820ce9018b365a6aeba6e23847f17eda
0
geon 101 Jan 16, 2012 at 11:26

> could I use the Unity engine in haXe?

No. Unity is a complete engine, IDE and scene graph/level editor. It has a scripting language that looks a bit like javascript, though.

B5262118b588a5a420230bfbef4a2cdf
0
Stainless 151 Jan 16, 2012 at 11:33

Doing realtime over the network stuff is a nightmare.

If your game design is turn based, then you are laughing. Go with tcp/ip and start coding. It’s really easy.

For realtime stuff I find tcp/ip impossible to work with. You try to keep your packet size down to reduce the packet lag, but if you get the packet size too low, the OS may buffer it into a larger packet. So you get a long delay, and then ten packets arrive at once.

So I use UDP, but in UDP you are not guaranteed to receive the packets in the same order you send them, hell you are not sure if a packet will arrive at all. In a noisy environment you could get packets from other people playing the same game arriving in your data stream. (I’ve seen this happen, it is very freaky and took me ages to figure out what the feck was going on).

I tried out Unity, and wasn’t impressed. For me it feels more like a “game maker app” than anything else.

Have a look at AGP, www.antixlabs.com

AGP is Antix Game Player and has a development environment based on VS or Eclipse. The compiled binary will run on many devices and they have a web browser plugin as well. The advantage is that it’s a worm system (write once, run many) so the same binary will run on all platforms. You don’t need to recompile it for this mobile phone or that, the PC version will run on it.

The bad side of AGP is that it’s still young, so you don’t have a vast online cache of libraries available, you have to write a lot of stuff yourself

54e97bcc4e4a2fc8f5f05594afd1683a
0
Gnarlyman 101 Jan 16, 2012 at 22:50

Huh, that AGP things look hot. The site doesn’t provide a whole bunch of descriptive nuance to it, at least for someone like me who’s used to working with console abstractions and not PC and web malarky. Is it basically an engine of sorts? I’m leaning towards just making my site a portal where users can download the game packages and play them offline, as I want to avoid any sort of the aforementioned and discussed packet issues hades.

B5262118b588a5a420230bfbef4a2cdf
0
Stainless 151 Jan 17, 2012 at 10:02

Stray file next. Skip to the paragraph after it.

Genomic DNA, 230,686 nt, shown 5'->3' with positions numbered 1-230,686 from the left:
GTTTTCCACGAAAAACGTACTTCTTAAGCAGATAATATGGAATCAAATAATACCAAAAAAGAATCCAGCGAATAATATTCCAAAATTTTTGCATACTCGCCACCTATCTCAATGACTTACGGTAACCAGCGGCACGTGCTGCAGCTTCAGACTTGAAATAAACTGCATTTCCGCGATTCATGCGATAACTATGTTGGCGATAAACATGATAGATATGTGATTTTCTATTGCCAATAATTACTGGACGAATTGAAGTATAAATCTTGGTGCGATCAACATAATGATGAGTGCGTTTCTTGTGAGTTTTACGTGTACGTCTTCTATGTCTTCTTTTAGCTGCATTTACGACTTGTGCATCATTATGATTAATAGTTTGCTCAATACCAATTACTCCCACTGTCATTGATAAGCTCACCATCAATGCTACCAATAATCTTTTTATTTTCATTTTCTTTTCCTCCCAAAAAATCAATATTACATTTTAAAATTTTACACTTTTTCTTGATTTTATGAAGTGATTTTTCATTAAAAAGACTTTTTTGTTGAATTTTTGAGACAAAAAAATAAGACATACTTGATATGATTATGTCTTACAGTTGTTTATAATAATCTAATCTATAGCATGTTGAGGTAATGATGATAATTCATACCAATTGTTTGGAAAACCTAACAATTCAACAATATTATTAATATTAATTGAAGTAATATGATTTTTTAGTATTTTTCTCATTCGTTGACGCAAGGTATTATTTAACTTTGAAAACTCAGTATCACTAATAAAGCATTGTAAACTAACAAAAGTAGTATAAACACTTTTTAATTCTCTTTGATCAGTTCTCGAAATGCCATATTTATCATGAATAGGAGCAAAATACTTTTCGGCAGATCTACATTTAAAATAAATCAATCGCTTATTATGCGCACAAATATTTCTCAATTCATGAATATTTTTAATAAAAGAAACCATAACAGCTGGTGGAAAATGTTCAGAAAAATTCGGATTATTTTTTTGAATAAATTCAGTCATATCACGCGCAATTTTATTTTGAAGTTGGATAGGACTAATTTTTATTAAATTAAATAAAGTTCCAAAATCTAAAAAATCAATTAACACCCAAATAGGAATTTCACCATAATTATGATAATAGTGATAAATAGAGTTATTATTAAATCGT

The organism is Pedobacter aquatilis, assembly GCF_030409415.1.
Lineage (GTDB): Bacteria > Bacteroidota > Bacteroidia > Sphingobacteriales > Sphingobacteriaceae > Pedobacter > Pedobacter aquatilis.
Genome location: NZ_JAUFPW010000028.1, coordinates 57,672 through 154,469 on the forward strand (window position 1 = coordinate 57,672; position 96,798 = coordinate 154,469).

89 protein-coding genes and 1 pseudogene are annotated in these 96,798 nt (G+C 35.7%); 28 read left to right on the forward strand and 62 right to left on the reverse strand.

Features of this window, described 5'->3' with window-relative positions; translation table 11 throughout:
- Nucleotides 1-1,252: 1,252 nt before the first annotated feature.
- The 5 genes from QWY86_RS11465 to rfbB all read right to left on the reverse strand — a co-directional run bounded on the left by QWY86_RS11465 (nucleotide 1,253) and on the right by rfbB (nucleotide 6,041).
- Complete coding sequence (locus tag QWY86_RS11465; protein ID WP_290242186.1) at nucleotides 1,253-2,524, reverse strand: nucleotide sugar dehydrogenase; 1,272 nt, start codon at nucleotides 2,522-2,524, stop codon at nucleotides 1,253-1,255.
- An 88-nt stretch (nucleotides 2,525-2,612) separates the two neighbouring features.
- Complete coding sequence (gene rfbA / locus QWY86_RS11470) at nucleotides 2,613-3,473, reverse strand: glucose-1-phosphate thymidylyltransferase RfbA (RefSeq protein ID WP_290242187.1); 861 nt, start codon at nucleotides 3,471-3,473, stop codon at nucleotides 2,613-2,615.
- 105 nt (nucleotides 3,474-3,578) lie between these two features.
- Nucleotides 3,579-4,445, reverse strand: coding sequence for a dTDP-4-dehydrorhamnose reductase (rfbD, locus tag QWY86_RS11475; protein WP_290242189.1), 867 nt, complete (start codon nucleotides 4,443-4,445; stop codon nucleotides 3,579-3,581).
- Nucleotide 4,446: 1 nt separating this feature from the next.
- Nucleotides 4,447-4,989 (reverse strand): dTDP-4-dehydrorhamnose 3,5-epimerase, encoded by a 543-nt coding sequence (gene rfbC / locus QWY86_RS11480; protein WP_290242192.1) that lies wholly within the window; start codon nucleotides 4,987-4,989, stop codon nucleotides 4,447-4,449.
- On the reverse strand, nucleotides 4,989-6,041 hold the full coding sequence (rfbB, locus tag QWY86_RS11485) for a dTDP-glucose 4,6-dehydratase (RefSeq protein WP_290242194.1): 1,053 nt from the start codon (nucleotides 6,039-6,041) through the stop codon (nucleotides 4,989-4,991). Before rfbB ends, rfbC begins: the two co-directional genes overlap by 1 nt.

AGP is not just an engine, it’s hard to just say “it’s a …” because it does lots of things.

It gives you a c/c++ development environment that is platform independent, you can write locked surface, OpenGLES 1, and OpenGLES 2 games with AGP.

It doesn’t give you a full game engine, you don’t have a scene editor like you do in Unity, you don’t have huge libraries of code you can just link against.

What you do get is a fast cross platform environment that is really easy to port your existing code to. In most cases all you have to do is change a few function names and add some variables to string handling (string buffers are very closely monitored to avoid buffer overflows).

You also get access to the warehouse (like the Apple app store ) and built in DRM should you want it. You also have an optional content management system.

The things that make it stand out for me are the clever stuff that moves your game away from being a {%#3/PC/WEB/MOBILE} game and turns it into a multi-platform experience.

Say I have bought GameA which has a multiplayer mode. You have a phone that supports AGP, but you haven’t bought the game.

I can lend you the game with a few key presses, you will not be able to play the one player game, but you will be able to play me in multi-player.

Then when I walk away, you won’t be able to play the game unless you decide to buy it.

Then say we are at my place and fancy a match of GameA. My TV supports AGP, so I can beam the game to the TV and we can play the game on the TV and our mobile phones become the game pads.

That’s the sort of thing I want my platform to be able to do, it might not be for you if you would rather have something like XNA which provides huge amounts of support in the format of object loaders, standard rendering pipeline, etc. etc. etc.

It’s a personal choice, for me the cool things I can do with AGP far out weigh the short comings.

54e97bcc4e4a2fc8f5f05594afd1683a
0
Gnarlyman 101 Jan 17, 2012 at 17:16

Yeah, that looks great. I’m def going to be doing a lot of research into that. I really appreciate the tip.